Redpanda updates with rolling upgrades. You can always do a blue/green deployment or canary release with a cluster running different versions, introducing the upgrades at your own pace to ensure zero application downtime.


With the basics and infrastructure all taken care of, you can focus on important cluster administration tasks, like:

  • User security access

    • Assign permissions for cluster access and set up encryption in transit.
  • Partitioning strategy

    • Balancing load by determining consumer behavior.
  • Monitoring

    • Integrate the metrics into your current monitoring tools and dashboard.

These configurations and credentials all reside in your own cloud. To see what’s happening with all your clusters, Redpanda Console is a developer-friendly tool that’s also hosted within your cloud. From the dashboard, you can check in on your topic to see the payload at a glance—a useful ability for developers debugging or generally designing their applications.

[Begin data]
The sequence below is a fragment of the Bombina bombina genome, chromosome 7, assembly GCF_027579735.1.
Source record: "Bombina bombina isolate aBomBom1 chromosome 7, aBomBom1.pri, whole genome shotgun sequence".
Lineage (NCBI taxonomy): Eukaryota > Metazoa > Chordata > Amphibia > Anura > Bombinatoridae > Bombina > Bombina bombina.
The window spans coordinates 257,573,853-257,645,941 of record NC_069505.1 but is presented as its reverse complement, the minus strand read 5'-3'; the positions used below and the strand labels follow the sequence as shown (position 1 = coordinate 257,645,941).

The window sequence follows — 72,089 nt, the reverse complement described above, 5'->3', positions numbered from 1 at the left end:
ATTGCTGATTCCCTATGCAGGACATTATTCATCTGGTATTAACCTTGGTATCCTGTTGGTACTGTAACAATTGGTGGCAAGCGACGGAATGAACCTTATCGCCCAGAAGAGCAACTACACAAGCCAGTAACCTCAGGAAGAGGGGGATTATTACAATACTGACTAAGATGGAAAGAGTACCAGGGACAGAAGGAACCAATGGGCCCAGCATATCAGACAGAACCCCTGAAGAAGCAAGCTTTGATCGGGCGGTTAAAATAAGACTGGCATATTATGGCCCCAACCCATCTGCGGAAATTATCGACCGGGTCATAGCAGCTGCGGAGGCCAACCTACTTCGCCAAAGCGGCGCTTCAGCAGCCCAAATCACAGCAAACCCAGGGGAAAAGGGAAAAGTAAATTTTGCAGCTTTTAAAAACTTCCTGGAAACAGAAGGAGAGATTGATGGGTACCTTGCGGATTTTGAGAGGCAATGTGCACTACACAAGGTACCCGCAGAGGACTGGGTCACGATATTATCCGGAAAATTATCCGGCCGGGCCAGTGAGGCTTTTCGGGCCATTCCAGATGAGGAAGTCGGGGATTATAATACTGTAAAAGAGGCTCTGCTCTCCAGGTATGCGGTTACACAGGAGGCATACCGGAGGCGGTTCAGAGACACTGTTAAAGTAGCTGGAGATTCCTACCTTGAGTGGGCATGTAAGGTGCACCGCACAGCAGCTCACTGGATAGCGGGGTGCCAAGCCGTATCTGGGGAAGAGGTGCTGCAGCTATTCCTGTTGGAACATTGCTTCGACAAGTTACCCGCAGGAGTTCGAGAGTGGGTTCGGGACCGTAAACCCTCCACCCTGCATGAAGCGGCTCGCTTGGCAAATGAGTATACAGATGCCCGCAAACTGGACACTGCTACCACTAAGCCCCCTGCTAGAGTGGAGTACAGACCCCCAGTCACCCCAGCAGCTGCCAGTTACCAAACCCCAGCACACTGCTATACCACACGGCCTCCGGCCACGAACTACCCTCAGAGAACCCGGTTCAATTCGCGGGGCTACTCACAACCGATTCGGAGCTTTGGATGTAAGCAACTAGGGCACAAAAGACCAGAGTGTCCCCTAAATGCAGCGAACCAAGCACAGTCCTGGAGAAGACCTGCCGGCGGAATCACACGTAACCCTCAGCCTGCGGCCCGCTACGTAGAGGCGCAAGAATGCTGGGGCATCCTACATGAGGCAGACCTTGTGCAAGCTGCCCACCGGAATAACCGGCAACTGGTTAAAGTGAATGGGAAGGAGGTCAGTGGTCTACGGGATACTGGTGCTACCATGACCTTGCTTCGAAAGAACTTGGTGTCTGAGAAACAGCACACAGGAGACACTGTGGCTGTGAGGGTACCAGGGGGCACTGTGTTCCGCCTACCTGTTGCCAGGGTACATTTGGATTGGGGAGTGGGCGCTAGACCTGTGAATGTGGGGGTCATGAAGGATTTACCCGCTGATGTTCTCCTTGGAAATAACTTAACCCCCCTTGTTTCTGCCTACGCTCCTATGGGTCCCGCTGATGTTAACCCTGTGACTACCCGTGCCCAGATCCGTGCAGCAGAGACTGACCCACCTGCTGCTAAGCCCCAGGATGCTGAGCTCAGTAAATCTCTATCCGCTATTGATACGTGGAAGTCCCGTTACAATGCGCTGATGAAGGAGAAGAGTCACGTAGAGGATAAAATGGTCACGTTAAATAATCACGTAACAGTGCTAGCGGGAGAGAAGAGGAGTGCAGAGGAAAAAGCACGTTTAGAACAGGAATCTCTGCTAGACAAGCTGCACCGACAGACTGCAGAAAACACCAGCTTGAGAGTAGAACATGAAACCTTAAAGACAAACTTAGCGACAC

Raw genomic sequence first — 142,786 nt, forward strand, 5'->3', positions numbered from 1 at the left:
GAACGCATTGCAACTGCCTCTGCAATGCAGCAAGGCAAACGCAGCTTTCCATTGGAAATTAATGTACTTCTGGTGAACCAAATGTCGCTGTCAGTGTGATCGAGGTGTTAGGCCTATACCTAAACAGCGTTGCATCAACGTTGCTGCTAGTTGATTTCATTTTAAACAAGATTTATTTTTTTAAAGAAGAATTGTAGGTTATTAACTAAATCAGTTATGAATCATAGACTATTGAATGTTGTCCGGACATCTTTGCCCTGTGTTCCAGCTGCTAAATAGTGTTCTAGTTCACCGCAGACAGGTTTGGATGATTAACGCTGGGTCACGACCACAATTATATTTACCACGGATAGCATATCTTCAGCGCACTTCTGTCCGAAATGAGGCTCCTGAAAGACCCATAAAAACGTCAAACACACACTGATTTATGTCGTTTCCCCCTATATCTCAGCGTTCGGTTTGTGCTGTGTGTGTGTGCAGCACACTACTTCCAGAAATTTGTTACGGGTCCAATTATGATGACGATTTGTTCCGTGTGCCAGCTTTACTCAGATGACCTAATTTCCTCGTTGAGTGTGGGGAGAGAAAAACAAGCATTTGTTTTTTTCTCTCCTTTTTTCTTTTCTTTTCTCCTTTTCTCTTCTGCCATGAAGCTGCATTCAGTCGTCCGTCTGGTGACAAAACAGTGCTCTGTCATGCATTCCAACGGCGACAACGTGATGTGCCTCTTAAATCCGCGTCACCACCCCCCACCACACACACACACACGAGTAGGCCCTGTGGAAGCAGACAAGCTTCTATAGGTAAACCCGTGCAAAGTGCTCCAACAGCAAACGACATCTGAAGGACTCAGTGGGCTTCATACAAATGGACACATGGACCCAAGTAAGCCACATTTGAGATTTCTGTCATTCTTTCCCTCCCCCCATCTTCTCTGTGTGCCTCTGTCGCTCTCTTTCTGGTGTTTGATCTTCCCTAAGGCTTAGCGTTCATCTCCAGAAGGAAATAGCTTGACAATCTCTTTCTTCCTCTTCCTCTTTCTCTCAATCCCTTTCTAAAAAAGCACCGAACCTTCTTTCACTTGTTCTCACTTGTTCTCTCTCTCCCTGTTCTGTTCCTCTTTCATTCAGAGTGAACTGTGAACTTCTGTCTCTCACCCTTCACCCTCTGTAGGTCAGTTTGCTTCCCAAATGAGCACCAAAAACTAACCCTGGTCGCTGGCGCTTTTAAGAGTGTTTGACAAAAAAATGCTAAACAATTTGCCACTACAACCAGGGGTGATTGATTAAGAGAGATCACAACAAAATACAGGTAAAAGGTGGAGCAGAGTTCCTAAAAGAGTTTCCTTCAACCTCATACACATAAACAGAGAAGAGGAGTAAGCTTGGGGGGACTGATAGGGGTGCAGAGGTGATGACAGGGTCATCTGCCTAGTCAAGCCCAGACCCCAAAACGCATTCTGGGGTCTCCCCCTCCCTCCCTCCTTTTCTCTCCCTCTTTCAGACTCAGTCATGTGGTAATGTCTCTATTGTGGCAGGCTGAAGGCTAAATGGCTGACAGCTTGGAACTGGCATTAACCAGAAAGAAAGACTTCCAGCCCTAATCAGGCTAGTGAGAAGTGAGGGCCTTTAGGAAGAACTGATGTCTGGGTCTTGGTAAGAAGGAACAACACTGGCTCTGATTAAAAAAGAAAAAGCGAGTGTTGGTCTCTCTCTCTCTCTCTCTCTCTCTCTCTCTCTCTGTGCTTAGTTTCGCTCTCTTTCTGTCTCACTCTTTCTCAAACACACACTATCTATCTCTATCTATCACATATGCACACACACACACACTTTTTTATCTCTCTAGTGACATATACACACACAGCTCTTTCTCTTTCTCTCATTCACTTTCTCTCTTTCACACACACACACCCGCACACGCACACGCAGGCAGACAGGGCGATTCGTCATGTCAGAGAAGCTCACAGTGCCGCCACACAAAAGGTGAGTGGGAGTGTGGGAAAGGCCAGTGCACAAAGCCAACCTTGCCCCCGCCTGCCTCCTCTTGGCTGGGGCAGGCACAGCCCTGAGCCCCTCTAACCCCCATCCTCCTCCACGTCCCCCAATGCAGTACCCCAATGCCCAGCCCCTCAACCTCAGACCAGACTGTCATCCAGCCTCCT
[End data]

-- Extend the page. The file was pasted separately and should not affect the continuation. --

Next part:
Diagram showing how cluster operation works with BYOC

Get started with Redpanda BYOC

Now that you’re up to speed on everything BYOC can do, let’s end with a few considerations to keep in mind before you start spinning up a BYOC cluster.

  • Throughput: This determines the initial size of your cluster. You’ll want to find the right balance between infrastructure cost and expected service level in performance.
  • Network layout: Data is transmitted through VPC peering (or upcoming transit gateway and private link), this happens to all cloud services, Make sure to set up the cluster as close to the workload as possible (i.e. same AZ).